Wolfe Publishing Group

    Hunting Gear

    Burris Veracity 2-10x 42mm Riflescope

    An oblong box marked “Burris Veracity” showed up at my door weeks ago, so I couldn’t wait to sight it in after mounting it on a Montana Rifle Extreme X2 6.5 Creedmoor with Warne scope mounts. The plan was to shoot sage rats in eastern Oregon. Nosler’s 129-grain AccuBond Long Range bullet provided the motivation.

    Veracity means accuracy and correctness; there is a lot of room to adjust accuracy for windage and elevation in a 30mm tube. When adjustment travel ran out after the fourth bullet, a user’s manual along with a supplied Allen wrench allowed for loosening the elevation cap and resetting travel adjustment to find the bullseye. I keep a journal of each bullet fired with this rifle. I sighted the bore using a sandbag rest, and finally zeroed with bullet No. 12.

    On a Texas hunt, the side-adjustable parallax was frequently used as axis deer, hogs or jackrabbits might offer targets at anywhere from 10 to 500 yards. Bullet No. 18 was for a feral hog, broadside in dry grass at 20 yards. The next evening, the rifle was handed to my friend Sam Pyke when a big, silver boar appeared in a brush-hogged shooting lane in failing light. In the mesquite-shaded tunnel, Pyke picked up the animal and let it keep coming until it turned sideways at 61 paces.

    I liked that this scope could be dialed down to 2x for Minnesota black bears at 12 paces, and could be turned up to 10x for deer out to 600 yards. The reticle is in the first focal plane, which means it appears to change size with the magnification, but ballistic reticles can be used at any setting. The reticle fills the field of view at 6x, and at 10x the reticle appears in clearest detail.

    With the Ballistic Plex zeroed at 200 yards, the hunter can employ MOA hold-overs out to around 600 yards. Hold-overs extend left and right of the vertical wire with the endpoints representing the hold-off points for a 5-mph crosswind. The cascading dots to each side represent the hold-off for a 10-mph wind. For a 20-mph wind, double the distance.

    The ultimate test of a telescopic sight is in evening light. On a coyote hunt, a dog responded to the call in seven minutes. When it circled, then stopped behind a bush in shadow, it was picked up at 6x and dropped 160 yards distant – bullet No. 23 was its unlucky number. MSRP $719.    burrisoptics.com

    – Gary Lewis

    Hornady 6.5 PRC ELD-X Precision Hunter

    The 6.5 Precision Rifle Cartridge (PRC) was designed to achieve great accuracy, a flatter trajectory and extended range performance in a sensibly designed, compact package. Utilizing moderate powder charges that result in repeatable accuracy, low recoil and reasonable barrel life, the 6.5 PRC produces high velocities with performance beyond 1,000 yards. Riflemakers currently chambering the 6.5 PRC include GA Precision, Gunwerks, Horizon Firearms, PROOF Research, Stuteville Precision and Seekins Precision.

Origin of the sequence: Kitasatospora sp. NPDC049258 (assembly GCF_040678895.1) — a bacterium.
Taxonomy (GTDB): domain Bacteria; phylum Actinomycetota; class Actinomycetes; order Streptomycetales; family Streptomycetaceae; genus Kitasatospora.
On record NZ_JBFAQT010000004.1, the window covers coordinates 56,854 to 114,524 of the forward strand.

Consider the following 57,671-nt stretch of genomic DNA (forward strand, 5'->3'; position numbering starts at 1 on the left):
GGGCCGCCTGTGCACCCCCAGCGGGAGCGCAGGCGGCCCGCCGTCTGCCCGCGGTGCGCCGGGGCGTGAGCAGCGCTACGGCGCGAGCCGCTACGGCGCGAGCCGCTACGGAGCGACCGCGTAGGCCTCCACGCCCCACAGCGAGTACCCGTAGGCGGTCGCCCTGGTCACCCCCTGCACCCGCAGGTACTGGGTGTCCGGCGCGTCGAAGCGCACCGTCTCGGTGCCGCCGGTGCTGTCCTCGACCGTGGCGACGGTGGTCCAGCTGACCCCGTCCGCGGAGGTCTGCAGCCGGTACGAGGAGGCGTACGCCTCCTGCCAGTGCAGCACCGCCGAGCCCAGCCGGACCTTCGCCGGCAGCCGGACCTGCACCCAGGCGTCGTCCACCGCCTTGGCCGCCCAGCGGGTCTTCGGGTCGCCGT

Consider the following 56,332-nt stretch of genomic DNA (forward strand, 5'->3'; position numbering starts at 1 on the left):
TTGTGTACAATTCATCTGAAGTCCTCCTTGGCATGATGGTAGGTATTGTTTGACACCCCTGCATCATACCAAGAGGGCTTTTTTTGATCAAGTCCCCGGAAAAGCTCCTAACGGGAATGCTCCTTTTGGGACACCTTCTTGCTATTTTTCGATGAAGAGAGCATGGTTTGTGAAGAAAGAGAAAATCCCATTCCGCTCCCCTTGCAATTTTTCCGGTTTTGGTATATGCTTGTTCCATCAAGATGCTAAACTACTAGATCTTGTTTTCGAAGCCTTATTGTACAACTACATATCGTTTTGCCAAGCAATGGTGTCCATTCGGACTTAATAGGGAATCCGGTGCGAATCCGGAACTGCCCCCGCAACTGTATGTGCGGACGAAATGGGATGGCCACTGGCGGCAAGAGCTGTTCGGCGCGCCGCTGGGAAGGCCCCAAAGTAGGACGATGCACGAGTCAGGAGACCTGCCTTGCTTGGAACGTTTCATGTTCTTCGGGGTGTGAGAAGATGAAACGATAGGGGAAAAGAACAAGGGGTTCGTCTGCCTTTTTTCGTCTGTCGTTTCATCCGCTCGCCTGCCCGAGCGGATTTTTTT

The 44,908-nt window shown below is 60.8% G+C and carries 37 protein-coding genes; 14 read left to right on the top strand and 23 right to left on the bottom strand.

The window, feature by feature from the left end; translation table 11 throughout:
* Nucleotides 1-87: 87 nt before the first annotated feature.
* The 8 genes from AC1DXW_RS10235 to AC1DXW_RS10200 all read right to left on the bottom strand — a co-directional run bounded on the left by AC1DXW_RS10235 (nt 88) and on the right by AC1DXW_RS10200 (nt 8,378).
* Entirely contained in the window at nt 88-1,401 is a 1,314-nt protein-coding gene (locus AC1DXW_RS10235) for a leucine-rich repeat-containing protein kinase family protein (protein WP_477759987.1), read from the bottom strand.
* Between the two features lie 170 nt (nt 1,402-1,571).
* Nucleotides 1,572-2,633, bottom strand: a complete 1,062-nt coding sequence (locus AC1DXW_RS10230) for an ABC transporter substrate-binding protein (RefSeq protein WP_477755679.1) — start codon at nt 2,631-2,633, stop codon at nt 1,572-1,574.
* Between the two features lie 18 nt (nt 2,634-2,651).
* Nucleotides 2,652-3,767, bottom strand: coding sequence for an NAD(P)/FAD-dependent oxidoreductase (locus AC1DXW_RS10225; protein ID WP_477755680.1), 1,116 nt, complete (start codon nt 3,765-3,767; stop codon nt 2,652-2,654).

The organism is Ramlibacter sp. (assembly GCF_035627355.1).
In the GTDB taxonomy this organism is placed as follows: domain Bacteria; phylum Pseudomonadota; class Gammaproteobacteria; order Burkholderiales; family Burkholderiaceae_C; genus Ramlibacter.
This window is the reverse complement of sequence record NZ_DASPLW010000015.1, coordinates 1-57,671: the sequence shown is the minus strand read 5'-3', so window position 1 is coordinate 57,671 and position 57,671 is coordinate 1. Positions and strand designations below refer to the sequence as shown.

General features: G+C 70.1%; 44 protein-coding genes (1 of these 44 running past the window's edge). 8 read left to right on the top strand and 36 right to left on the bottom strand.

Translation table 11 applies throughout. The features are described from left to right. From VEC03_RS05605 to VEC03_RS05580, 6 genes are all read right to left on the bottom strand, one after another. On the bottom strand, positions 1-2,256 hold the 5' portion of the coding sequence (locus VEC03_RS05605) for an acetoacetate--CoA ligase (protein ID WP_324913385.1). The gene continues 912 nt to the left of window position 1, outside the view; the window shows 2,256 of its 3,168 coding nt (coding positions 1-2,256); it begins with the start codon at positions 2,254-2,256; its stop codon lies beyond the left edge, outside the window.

Dubbed the big brother to the 6.5 Creedmoor, the 6.5 PRC fits in short or medium actions with a standard magnum bolt face (.532 inch). It’s case geometry features a long cartridge case neck and 30-degree cartridge case shoulder. Verified by Doppler radar, the tip of the 143-grain ELD-X bullet minimizes the effects of aerodynamic heating and retains its shape to maintain a high ballistic coefficient over its entire trajectory.

    With high velocity, 0 to 400-yard impact, the bullet continually expands throughout its penetration path. The thick shank of the jacket and high InterLock ring on the ELD-X bullet keeps the core and jacket together, providing 50 to 60 percent weight retention.

    Upon low velocity, 400-plus yard impacts, the Heat Shield tip drives backward into the bullet to initiate expansion. Exhibiting controlled expansion with a large mushroom and 85 to 90 percent retained weight, the bullet provides deep penetration and large wound cavities. The bullet is available as a component or in factory loaded Precision Hunter ammunition.    hornady.com

    Koola Buck Hide Ripper

    The Koola Buck Hide Ripper was created to eliminate the tedious and time-consuming task of hand-skinning deer. This portable machine attaches to any vehicle equipped with a trailer-hitch mount, and sets up easily in minutes. Once assembled, skinning a deer is an easier task.

    To use it, skin the back legs or neck of the deer, and insert the included gambrel. Next, use one of the powerful 1,000-pound winches to lift the animal upright, then use the second winch to rip the hide off; it is just like pulling your shirt over your head.

    The Hide Ripper is constructed of all-steel square tubing with heavy-duty pins and weighs 95 pounds. It disassembles into a footprint of 54x20x6 inches, making it convenient for transportation and use in remote locations. MSRP $399.


    Wolfe Publishing Group